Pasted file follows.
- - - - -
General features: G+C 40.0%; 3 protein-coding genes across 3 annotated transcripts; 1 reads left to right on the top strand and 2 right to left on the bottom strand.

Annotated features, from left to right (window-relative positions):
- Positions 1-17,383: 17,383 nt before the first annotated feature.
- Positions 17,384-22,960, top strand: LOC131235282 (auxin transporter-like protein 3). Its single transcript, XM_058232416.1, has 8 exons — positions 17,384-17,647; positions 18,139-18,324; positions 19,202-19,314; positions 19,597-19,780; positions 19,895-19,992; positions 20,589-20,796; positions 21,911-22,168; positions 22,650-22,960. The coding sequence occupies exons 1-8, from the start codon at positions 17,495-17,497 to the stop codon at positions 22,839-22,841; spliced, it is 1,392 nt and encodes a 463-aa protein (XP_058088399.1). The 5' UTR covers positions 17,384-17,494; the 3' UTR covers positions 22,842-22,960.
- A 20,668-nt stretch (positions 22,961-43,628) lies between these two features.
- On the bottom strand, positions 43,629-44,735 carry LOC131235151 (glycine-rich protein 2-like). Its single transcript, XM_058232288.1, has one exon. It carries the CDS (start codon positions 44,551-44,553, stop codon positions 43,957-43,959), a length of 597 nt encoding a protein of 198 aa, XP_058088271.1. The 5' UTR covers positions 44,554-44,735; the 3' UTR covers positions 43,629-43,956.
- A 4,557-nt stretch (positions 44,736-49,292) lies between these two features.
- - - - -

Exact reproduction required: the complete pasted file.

General features: G+C 40.0%; 3 protein-coding genes across 3 annotated transcripts; 1 reads left to right on the top strand and 2 right to left on the bottom strand.

Annotated features, from left to right (window-relative positions):
- Positions 1-17,383: 17,383 nt before the first annotated feature.
- Positions 17,384-22,960, top strand: LOC131235282 (auxin transporter-like protein 3). Its single transcript, XM_058232416.1, has 8 exons — positions 17,384-17,647; positions 18,139-18,324; positions 19,202-19,314; positions 19,597-19,780; positions 19,895-19,992; positions 20,589-20,796; positions 21,911-22,168; positions 22,650-22,960. The coding sequence occupies exons 1-8, from the start codon at positions 17,495-17,497 to the stop codon at positions 22,839-22,841; spliced, it is 1,392 nt and encodes a 463-aa protein (XP_058088399.1). The 5' UTR covers positions 17,384-17,494; the 3' UTR covers positions 22,842-22,960.
- A 20,668-nt stretch (positions 22,961-43,628) lies between these two features.
- On the bottom strand, positions 43,629-44,735 carry LOC131235151 (glycine-rich protein 2-like). Its single transcript, XM_058232288.1, has one exon. It carries the CDS (start codon positions 44,551-44,553, stop codon positions 43,957-43,959), a length of 597 nt encoding a protein of 198 aa, XP_058088271.1. The 5' UTR covers positions 44,554-44,735; the 3' UTR covers positions 43,629-43,956.
- A 4,557-nt stretch (positions 44,736-49,292) lies between these two features.